President Donald Trump’s March executive order, a “Comprehensive Plan for Reorganizing the Executive Branch,” launched a year of speculation about workforce reductions, budget cuts and possible changes to retirement benefits. The 2018 budget, released in May, only exacerbated the situation, as it seemed to confirm everyone’s worst fears.
Ten House Republicans reiterated their concerns for the recent fiscal 2018 budget proposals that would make significant changes to the federal retirement system for current and future employees and retirees. Eighteen senators, nearly all Democrats, also wrote their own letter to Senate leadership voicing their opposition.
The Republican Study Committee released its own take on the fiscal 2018 budget, which includes several cuts to federal pay, retirement and health benefits. Here’s how the committee’s budget proposal measures up to other recommendations from the Trump administration and other House lawmakers.
A 2018 budget proposal from the House Budget Committee asks federal employees to contribute more toward their retirement as a way to find $203 billion in mandatory spending cuts next year.
The House Appropriations Financial Services and General Government Subcommittee stayed quiet on federal pay in its 2018 bill. Without action from Congress, federal civilian employees would receive a 1.9 percent raise next fiscal year. The appropriations bill also includes significant spending cuts to key priorities at the General Services Administration and Office of Personnel Management.
Some Republicans are joining about 100 House Democrats in voicing their opposition to the president’s proposed changes to federal retirement.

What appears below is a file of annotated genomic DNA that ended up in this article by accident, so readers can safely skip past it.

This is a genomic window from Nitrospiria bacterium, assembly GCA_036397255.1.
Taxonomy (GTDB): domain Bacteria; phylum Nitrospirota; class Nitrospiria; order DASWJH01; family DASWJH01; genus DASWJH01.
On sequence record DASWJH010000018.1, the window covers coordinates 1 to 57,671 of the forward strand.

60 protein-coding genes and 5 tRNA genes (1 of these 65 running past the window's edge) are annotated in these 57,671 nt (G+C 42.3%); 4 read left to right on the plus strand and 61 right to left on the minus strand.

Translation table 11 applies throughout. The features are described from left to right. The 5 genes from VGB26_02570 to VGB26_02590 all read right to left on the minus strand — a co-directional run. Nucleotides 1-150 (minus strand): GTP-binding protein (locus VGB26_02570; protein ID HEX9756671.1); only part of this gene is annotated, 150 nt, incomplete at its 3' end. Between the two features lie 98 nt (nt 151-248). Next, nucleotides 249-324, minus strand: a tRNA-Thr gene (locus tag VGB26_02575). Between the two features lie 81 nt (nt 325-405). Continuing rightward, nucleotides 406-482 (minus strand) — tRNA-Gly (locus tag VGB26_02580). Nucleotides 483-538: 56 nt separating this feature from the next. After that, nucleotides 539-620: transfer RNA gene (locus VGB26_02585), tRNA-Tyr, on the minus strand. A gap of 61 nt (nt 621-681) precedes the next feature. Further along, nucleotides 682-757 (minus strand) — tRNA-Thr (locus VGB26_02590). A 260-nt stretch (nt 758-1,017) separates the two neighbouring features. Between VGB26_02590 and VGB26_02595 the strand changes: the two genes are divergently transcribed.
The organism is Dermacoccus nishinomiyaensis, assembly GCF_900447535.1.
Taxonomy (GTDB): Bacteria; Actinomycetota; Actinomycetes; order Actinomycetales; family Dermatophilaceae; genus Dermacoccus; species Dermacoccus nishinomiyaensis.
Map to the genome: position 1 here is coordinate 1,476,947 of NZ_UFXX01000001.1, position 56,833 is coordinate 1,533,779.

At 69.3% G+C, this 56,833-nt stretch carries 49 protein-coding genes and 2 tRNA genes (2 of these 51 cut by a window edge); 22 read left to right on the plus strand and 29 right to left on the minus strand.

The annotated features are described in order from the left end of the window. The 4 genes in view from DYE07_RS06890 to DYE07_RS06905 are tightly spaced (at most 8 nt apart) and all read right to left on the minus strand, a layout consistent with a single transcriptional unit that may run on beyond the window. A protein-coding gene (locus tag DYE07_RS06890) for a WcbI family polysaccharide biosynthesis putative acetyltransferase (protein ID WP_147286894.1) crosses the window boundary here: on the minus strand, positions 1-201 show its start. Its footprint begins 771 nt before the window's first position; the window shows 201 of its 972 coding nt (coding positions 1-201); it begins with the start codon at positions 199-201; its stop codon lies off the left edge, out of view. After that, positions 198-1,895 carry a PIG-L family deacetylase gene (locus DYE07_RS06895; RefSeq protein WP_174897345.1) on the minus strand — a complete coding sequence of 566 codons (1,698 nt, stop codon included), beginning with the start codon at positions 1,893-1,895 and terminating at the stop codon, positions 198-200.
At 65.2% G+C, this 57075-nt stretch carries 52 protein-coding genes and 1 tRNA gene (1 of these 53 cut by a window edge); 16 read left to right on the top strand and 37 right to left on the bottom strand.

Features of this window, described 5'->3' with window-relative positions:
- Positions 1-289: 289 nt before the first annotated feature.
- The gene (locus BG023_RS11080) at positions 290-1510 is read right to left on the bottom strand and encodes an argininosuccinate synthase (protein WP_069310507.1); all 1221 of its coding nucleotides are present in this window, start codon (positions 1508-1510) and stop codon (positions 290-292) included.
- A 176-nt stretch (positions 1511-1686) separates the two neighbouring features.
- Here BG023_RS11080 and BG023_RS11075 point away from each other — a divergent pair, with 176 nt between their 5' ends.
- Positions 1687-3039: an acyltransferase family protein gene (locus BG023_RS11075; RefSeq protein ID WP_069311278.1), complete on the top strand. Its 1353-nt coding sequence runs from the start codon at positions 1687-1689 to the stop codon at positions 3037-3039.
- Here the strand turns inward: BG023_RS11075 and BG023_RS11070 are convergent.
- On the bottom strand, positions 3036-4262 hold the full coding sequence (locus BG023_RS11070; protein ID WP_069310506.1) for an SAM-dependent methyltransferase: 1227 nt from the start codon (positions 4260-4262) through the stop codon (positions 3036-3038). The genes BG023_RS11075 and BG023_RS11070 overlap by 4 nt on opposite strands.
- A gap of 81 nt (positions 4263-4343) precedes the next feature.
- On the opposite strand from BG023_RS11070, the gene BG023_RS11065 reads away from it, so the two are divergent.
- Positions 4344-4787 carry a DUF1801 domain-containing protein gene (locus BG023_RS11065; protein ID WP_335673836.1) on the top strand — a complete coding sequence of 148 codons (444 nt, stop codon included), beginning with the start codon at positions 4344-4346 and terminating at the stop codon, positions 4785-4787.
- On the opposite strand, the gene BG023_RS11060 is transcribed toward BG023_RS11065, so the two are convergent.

About 100 House Democrats wrote to Speaker Paul Ryan (R-Wis.) and Minority Leader Nancy Pelosi (D-Calif.), voicing their opposition over the president’s four major proposed changes to federal retirement. The administration included the proposals in the fiscal 2018 budget proposal and would have a significant impact on both current and future federal employees and retirees.
Staffing shortages, attrition and low morale cause perpetually ongoing problems at every level of the Secret Service, said the Homeland Security Department’s inspector general. The president’s 2018 budget request calls for more funding and employees, but neither the IG nor members of Congress say it’s enough to turn around the beleaguered agency.
Among the major items in the President’s 2018 budget request are a few other provisions that have the potential to impact federal employees and their agencies.
President Donald Trump’s fiscal 2018 budget request suggests personnel cuts at the majority of the 24 largest federal agencies. But the Homeland Security Department is one of the few that could undergo a bit of a hiring spree next year.